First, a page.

This is a star vehicle for Nikolai Coster-Waldau, who you’ll remember in the role of Jaime Lannister from “Game of Thrones.” He is directed in a sophomore feature by Jonas Alexander Arnby, whose previous movie, “When Animals Dream” finds 16-year old Marie living on a small island with her seriously ill mother and her father. When suddenly mysterious deaths happen and Marie can feel something strange happening to her body. You’ll see that the Copenhagen-born director is right in his métiér with this one.

Max Isaksen (Nikolaj Coster-Waldau) learns that he has terminal brain cancer. To avoid a painful demise, he opts to travel by car and small plane to the frosty north (could be Denmark, Norway, Finland or Sweden), registering with the Hotel Aurora. The management therein provides assisted suicide fantasies allowing guests to have dream suicides, choosing the landscape, the method, the whole shebang. The trouble is that the Aurora is like the Roach Motel. You go in, but you can’t come out. Yep. Once you sign the register, you are not allowed to leave. In fact bolting is more difficult than breaking an apartment lease in New York.

While clad in pajamas, Max waits out the few days till his demise, chatting with one woman who will try to escape, but each time he has a talk back home with his wife Lærke (Tuva Novotny) he does not know how to raise the topic. Most of the time, director Arnby, using a script by Rasmus Birch, whose “Brotherhood” deals with Danish servicemen thrown together in a neo-Nazi group, tries to penetrate Max’s mind, his expertise being able to let us in the audience know what it’s like to be in an extreme existential crisis.

The pace is slow, picking up during the final fifteen minutes when Max decides whether he wants to go through with the plan or has cold feet. (When in one scene he falls through the ice, his extremities are literally freezing.) A good indie for a patient audience.

85 minutes. © 2020 by Harvey Karten, Member, New York Film Critics Online

Story – B-
Acting – B
Technical – A-
Overall – B

TAMMY’S ALWAYS DYING – movie review

TAMMY’S ALWAYS DYING
Quiver Distribution
Reviewed for Shockya.com &BigAppleReviews.net linked from Rotten Tomatoes by: Harvey Karten
Director: Amy Jo Johnson
Screenwriter: Joanne Sarazen
Cast: Felicity Huffman, Anastasia Phillips, Clark Johnson, Lauren Holly
Screened at: Critics’ link, NYC, 4/15/20
Opens: May 1, 2020

Sometimes when a little kid cries apparently for no reason, her mother will say, “You ought to be an actress—you cry so easily.” In a story written by Joanne Sarazen in her freshman feature and directed by Amy Jo Johnson, also her first full length narrative film, “Tammy’s Always Dying” finds a the title character’s only daughter Catherine (Anastasia Phillips) able to cry in front of a TV audience so successfully that she receives a new Toyota Camry. For many of us, anything below a Mercedes of a Beamer would be considered chump change, but to Catherine it’s a bigger prize than she had ever seen. Not that her mother Tammy (Felicity Huffman) is better off. Both mother and daughter are sad sacks, losers, the kinds of people who, if American not Canadian, might vote for Trump not realizing that nobody, not even a slick-talking pseudo-populist, could help such deadbeats.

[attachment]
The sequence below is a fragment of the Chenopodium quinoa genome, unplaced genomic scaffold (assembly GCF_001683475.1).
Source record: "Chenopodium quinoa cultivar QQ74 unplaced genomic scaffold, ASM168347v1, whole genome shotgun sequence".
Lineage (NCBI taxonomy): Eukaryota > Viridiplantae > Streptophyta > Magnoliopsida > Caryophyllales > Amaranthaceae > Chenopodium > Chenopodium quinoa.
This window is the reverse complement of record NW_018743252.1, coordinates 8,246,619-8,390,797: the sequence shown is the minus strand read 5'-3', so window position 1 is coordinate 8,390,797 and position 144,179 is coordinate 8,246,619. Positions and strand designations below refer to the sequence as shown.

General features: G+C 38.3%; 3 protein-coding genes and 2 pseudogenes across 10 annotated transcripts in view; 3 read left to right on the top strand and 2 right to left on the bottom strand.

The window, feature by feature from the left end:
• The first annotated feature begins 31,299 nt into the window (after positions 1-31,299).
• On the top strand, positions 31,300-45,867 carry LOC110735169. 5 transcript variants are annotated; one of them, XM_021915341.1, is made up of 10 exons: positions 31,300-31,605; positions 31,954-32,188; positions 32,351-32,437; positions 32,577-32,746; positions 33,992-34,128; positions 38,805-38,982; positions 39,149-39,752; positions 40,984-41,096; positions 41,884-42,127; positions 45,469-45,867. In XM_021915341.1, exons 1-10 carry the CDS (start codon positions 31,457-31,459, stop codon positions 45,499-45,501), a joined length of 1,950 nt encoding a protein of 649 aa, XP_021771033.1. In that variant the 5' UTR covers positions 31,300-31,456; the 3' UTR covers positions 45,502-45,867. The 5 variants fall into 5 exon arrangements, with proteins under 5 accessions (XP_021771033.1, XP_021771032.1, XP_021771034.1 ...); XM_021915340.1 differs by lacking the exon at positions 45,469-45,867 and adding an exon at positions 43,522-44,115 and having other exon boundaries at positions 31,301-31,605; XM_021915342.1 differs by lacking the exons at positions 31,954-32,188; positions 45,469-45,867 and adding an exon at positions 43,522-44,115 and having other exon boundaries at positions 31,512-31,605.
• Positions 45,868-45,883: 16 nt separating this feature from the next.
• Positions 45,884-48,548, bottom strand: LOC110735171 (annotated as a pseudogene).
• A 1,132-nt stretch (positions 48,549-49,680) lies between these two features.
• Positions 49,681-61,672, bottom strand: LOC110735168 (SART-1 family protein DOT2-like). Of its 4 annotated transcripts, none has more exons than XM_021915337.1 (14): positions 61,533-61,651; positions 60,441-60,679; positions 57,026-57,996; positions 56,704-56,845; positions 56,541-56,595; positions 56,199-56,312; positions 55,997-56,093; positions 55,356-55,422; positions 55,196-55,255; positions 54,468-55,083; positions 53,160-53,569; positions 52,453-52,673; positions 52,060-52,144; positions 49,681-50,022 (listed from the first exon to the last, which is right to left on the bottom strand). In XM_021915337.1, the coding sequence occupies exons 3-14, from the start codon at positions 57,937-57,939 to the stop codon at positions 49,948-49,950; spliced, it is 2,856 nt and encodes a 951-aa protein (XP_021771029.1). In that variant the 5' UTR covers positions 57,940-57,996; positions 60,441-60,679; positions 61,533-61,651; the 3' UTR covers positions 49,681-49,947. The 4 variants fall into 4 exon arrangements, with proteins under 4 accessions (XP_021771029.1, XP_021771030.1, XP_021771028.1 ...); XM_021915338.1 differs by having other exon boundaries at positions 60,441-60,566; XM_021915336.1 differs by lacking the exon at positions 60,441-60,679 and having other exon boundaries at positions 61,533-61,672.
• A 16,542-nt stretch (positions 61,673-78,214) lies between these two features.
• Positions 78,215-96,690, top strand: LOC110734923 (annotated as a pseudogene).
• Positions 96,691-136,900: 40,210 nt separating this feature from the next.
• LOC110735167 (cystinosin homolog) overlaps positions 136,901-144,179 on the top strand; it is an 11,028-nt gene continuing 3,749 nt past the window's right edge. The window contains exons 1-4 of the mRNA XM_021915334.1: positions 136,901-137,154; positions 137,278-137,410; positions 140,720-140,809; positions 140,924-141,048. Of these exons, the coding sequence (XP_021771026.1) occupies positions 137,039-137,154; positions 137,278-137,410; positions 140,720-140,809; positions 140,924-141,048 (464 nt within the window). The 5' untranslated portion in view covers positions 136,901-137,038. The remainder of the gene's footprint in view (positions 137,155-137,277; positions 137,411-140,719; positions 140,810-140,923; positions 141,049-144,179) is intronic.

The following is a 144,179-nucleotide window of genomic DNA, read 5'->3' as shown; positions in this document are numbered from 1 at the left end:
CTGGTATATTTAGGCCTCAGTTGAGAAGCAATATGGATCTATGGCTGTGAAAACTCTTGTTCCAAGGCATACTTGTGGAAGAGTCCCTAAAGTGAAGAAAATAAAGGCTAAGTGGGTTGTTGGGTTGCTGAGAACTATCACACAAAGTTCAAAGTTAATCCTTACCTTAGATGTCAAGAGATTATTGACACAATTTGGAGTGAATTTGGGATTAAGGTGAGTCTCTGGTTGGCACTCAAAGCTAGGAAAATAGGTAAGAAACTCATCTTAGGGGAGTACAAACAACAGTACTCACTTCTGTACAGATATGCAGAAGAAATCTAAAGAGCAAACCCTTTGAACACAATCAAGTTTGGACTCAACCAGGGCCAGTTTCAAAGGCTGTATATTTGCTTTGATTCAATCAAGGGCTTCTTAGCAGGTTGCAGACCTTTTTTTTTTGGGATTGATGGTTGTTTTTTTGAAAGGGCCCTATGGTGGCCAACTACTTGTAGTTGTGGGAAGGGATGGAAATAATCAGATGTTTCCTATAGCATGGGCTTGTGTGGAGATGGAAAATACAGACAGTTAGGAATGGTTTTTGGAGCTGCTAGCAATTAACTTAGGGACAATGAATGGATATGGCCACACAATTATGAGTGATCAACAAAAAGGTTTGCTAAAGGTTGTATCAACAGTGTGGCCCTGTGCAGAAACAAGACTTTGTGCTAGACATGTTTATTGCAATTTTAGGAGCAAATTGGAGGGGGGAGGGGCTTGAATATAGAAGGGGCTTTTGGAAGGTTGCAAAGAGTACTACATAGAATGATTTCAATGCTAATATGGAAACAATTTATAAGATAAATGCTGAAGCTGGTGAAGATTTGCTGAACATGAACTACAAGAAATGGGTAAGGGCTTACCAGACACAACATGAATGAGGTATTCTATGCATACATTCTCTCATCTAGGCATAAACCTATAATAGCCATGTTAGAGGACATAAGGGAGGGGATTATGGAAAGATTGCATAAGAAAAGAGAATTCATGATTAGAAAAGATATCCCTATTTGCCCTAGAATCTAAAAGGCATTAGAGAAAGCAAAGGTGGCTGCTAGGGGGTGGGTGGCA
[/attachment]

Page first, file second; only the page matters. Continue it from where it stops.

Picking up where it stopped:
From beginning to end, Tammy and Catherine MacDonald (strangely, in real life mother and daughter are only ten years apart) we can predict that the two are going nowhere in life, having missed any opportunity at the right time to advance a career or even consider such an unusual thing to strive for.

So we’re left with wondering: is there anything about these two women to make us care about them? Do we know anything about why mom is depressed to the point of regularly considering jumping from a bridge, or daughter so easily manipulated by her mother that she has little pleasurable to think about save a quicky against the wall with married Reggie (Aaron Ashmore)? At least she has one person who shows he cares about her, her gay boss in a seedy bar, Doug (Clark Johnson) who treats her occasionally to dinner and doesn’t mind when she sleeps past her alarm and shows up late.

We know nothing about them. No backstory to give clues to why chain-smoking Tammy is always depressed, why she confesses to Catherine that she always loved her but could never show it, and how Catherine winds up like the rotten apple that does not fall far from the tree.

When Dr. Miller (Ayesha Mansur Gonzalves), a poised, confident woman who is the exact opposite of the two women, diagnoses Tammy with Stage 4 cancer, Catherine moves in with her. Yet the younger woman nonetheless on why day shouts “Why don’t you die, already?” With that in mind, she asks to be a guest on a TV show featuring women who cry about their tragic lives, wins a place and is coached by its producer Ilana (Lauren Holly). She invents a tale that her mother had committed suicide, a death wish that could apply to Catherine as well as to Tammy.